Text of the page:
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California Proposes Enhanced Prop. 65 Warnings and Possible Online Disclosures - Dietary Supplements and Foods Specially Targeted

The California Office of Environmental Health Hazard Assessment (OEHHA) announced on March 7, 2014, that it is considering implementation of the most significant changes to Prop. 65 regulations in more than two decades.  OEHHA has posted the draft regulation and Initial Statement of Reasons on its website. 

Passed by voters in 1986, Prop. 65 requires warnings prior to exposures to chemicals listed by OEHHA as “known to the State” to cause cancer or reproductive harm.  The law, which carries the potential penalty of $2,500 for each violation, may be and routinely is enforced by entrepreneurial private plaintiffs who are permitted to bring legal actions against alleged violators with minimal evidence.  OEHHA’s proposed regulations will affect almost every industry subject to Prop. 65 and nearly every aspect of compliance.  In all but a few cases, OEHHA’s changes have the capacity to make compliance with Prop. 65 costlier, riskier, and more disruptive to companies doing business in California. 

Four Important Provisions Affecting Food and Dietary Supplements

In its far-reaching proposal, OEHHA aims a number of significant changes directly at food and dietary supplement manufacturers, distributors, and retailers.  Four specific proposals stand out as impactful for the industry: 

  1. Chemical Identification: Under OEHHA’s proposal, warning labels would have to specifically identify the chemical in question if it is on a proposed list of 12 “common” substances.  One substance on OEHHA’s list, lead, is sometimes naturally occurring in the ingredients used to produce dietary supplements and has been the source of considerable litigation and expense for the industry.  In OEHHA’s draft regulation, products requiring a warning for lead would have to “conspicuously” state its presence in the product.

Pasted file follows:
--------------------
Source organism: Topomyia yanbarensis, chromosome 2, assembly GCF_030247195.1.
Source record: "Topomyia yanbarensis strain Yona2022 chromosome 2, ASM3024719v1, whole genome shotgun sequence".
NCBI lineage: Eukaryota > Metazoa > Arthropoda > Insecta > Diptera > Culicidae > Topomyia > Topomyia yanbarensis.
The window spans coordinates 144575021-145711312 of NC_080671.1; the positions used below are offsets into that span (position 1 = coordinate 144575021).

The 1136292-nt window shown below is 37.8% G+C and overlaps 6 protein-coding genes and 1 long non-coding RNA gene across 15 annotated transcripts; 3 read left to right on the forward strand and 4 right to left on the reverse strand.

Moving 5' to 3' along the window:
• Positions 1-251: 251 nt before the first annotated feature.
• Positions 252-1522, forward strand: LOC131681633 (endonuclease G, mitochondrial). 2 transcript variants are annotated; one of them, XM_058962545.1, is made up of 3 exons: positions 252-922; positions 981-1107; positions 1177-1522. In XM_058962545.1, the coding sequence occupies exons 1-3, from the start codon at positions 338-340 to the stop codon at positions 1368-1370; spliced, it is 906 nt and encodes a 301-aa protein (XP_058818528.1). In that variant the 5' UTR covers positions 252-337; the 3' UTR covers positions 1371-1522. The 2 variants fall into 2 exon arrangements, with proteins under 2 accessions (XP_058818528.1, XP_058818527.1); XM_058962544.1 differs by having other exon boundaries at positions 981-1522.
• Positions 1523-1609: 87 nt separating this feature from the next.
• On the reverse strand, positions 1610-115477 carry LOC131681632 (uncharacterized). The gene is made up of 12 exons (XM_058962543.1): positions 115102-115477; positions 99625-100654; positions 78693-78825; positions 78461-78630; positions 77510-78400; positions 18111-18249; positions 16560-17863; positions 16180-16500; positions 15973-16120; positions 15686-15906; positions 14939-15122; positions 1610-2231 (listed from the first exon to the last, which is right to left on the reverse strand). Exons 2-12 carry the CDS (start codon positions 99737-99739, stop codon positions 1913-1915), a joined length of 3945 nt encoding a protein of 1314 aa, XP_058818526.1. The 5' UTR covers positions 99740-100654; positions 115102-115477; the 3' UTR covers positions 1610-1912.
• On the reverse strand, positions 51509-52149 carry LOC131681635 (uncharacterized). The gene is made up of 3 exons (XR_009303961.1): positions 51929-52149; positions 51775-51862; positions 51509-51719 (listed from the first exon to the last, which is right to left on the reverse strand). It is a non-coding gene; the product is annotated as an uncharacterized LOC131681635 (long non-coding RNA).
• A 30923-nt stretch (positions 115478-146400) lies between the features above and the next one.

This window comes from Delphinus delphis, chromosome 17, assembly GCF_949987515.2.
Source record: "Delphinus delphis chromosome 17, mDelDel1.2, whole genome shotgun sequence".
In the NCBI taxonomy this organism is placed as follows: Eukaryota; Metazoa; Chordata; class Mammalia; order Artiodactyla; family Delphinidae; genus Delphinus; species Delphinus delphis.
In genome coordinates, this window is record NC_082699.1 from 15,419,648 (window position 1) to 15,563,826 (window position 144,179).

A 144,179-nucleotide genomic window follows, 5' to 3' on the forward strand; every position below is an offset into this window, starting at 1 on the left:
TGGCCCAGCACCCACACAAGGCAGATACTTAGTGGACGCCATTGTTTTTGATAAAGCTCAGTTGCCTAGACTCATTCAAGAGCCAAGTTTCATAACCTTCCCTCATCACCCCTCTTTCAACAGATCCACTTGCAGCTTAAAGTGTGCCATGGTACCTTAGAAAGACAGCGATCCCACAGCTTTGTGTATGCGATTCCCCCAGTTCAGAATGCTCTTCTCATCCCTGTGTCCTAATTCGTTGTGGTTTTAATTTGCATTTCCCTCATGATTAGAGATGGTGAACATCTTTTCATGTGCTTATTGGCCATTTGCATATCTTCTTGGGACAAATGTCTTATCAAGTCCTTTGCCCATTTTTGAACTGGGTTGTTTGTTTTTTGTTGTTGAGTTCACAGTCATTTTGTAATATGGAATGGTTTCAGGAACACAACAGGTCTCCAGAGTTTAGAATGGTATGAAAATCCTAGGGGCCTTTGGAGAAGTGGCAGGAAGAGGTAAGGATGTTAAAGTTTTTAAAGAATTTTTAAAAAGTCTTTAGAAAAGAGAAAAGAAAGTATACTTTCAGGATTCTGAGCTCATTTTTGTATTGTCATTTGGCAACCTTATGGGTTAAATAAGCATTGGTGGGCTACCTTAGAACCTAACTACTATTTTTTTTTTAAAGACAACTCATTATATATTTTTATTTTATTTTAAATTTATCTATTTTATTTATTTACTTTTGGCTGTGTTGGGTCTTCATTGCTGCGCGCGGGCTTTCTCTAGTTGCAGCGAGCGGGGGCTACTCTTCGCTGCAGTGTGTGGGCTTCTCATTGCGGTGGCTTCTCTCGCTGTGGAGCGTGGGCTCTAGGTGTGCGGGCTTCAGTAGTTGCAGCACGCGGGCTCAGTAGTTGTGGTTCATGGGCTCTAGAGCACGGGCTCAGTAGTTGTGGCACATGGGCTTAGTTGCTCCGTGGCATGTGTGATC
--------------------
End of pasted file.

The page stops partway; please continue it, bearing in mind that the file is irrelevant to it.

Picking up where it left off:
2. Display Requirements: For foods not already subject to a consent judgment, the “safe-harbor” warning language must also be enhanced with specific information about the chemical in question, specific text sizing, and the phrase “Cancer [and/or] Reproductive Hazard.” Even where a food supplier has data showing that the chemical poses no actual health threat, a private plaintiff may still litigate knowing that the costly burden of showing no significant risk is borne by defendants.  Unless modified or declared preempted by federal law, OEHHA’s regulation would virtually ensure that this language will be required for food and supplement packaging in California.
  3. Online Reporting: OEHHA would also mandate reporting of exposure data to the agency for its website if a new Prop. 65 warning does not contain 10 details specified by OEHHA.  The details include, among others, the name of the chemical at issue, anticipated exposure routes, exposure levels, and options for minimizing exposure.  Businesses that fail to provide the required detail, no matter how misleading it might be to the consumer, must disclose the additional information to OEHHA and will likely see such data published online.
  4. More Litigation: Despite statements from the agency to the contrary, OEHHA’s complex rules would encourage even more litigation from an already active community of plaintiffs.  OEHHA’s draft litigation reform, a “cure” or fix-it period for retailers with fewer than 25 employees, would do little to stem the current tide of lawsuits, the vast majority of which are ultimately directed at and defended by suppliers.  Additionally, by replacing the generic safe-harbor warning with specific requirements, a regulatory safe-harbor warning would no longer provide a safe harbor from liability or deter plaintiffs from alleging violations for exposures to unspecified or newly listed chemicals.

What You Can Do

Businesses which stand to be affected by OEHHA’s plans, including those operated out of state, have an opportunity to voice their concerns to the agency. 

OEHHA will hold a public workshop on April 14, 2014 to discuss the proposed regulations.  In addition, OEHHA is accepting written comments from the public until May 14, 2014.  Unless OEHHA is convinced to delay or withdraw its plans, formal regulations will likely be proposed in the summer of 2014. 

Because OEHHA’s proposals are currently in the preliminary stages, interested parties have a time critical opportunity to engage the agency and encourage it to address specific concerns.  Companies that manufacture distribute, or retail dietary supplements in California should consider retaining experienced counsel to analyze the impact of the proposals on their business and to participate in the public comment period on their behalf.   Given the potentially far-reaching consequences of the proposed changes on the individual companies and the industry at large, interested parties should be diligent in bringing their concerns to OEHHA as early and as persuasively as possible.